North Korea vows to fire on 'deliberate provocation' at demilitarised zone
Published 27/08/2016 | 12:44
North Korea has threatened to aim fire at lights used by "provocative" American and South Korean troops at a truce village inside the demilitarised zone that divides the two Koreas.
The North's Korean People's Army (KPA) accused US and South Korean soldiers of "deliberate provocations" by aiming their lights at North Korean guard posts at Panmunjom since Friday evening.
The KPA said in a statement that the soldiers' actions have seriously threatened the safety of North Korean troops and disrupted their normal monitoring activities.
It said the activities have further raised the anger of North Korean soldiers at a time when the Korean Peninsula has reached the "brink of war" due to last Monday's start of annual joint military drills between the US and South Korea that Pyongyang says are an invasion rehearsal.
"Floodlight directed at the KPA side at random is taken as an intolerable means of provocation and it will be the target of merciless pinpoint shots," the KPA's chief security officers at Panmunjom said in the statement, carried by the North's state media.
"The true aim sought by the provocateurs through their recent act is to seriously get on the nerves of the KPA soldiers, lead them to take due counter-measures and label them as provocation," it said.
The warning came hours after the United Nations Security Council issued a statement strongly condemning four North Korean ballistic missile launches in July and August.
The statement approved by all 15 members deplored the fact that the North's ballistic missile activities were contributing to its development of nuclear weapon delivery systems and increasing tensions.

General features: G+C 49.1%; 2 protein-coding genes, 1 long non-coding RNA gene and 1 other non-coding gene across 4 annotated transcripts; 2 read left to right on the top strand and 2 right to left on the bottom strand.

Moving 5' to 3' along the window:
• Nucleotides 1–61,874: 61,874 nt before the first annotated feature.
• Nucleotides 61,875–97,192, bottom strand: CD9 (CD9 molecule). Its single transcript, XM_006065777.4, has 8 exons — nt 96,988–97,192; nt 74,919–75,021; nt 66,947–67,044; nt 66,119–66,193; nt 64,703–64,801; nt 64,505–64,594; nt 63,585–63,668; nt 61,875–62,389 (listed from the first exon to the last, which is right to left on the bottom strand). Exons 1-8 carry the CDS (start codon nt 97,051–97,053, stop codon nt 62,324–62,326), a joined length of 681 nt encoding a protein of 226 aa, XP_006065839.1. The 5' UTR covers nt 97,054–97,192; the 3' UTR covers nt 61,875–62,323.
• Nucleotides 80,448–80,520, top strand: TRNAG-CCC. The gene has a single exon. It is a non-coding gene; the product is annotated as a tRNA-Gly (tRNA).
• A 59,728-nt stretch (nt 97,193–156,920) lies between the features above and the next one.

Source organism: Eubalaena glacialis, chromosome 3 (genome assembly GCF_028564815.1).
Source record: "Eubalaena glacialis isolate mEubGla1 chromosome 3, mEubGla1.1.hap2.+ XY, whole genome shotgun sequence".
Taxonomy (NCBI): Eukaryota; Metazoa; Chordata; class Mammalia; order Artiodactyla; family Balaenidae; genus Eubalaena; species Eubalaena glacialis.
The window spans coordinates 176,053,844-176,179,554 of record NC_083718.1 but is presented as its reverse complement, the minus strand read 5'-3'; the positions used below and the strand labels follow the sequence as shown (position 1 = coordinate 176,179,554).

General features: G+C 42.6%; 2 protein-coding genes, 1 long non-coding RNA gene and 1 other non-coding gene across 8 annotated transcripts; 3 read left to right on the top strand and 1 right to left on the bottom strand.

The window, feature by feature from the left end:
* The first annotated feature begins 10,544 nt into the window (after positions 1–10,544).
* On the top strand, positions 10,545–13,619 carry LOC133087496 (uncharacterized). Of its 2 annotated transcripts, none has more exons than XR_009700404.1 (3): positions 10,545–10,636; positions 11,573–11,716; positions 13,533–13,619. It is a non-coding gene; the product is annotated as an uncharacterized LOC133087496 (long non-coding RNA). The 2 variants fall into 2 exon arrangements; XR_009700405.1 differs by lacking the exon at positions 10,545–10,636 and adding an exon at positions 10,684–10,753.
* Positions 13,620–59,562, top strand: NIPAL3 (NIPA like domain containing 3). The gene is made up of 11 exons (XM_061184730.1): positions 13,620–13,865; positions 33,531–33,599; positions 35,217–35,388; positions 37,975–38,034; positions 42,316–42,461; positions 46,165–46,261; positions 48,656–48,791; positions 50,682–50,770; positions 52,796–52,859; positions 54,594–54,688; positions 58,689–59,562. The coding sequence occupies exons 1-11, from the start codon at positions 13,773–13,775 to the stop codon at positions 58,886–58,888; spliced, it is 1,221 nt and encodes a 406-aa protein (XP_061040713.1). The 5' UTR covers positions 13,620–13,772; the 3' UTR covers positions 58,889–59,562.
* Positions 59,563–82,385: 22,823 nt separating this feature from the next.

It urged all UN member states ''to redouble their efforts'' to implement sanctions against Pyongyang, including the toughest measures in two decades imposed by the council in March. Those sanctions reflected growing anger at Pyongyang's nuclear test in January and a subsequent rocket launch.
North Korea has repeatedly flouted UN resolutions demanding an end to its nuclear and ballistic missile activities and has continued to launch missiles, escalating tensions on the Korean peninsula and in the region.
The latest submarine launch of a ballistic missile came on Wednesday, and South Korean officials said it flew about 310 miles, the longest distance achieved by the North for such a weapon. That means all of South Korea, and possibly parts of Japan, are within its striking distance.
On Tuesday, the American-led UN Command in South Korea accused North Korea of planting land mines near the truce village. Panmunjom, jointly overseen by North Korea and the UN Command, is where an armistice that ended the 1950-53 Korean War was signed and is now a popular tourist spot for visitors from both sides.
Under the Korean War armistice, the two sides are barred from carrying out any hostile acts within or across the 2.5-mile wide demilitarised zone. Still, they have accused each other of deploying machine guns and other heavy weapons and combat troops inside the zone.
More than a million mines are also believed to be buried inside the zone. In August 2015, land mine blasts that Seoul blamed on Pyongyang maimed two South Korean soldiers and caused tensions between the two Koreas to flare.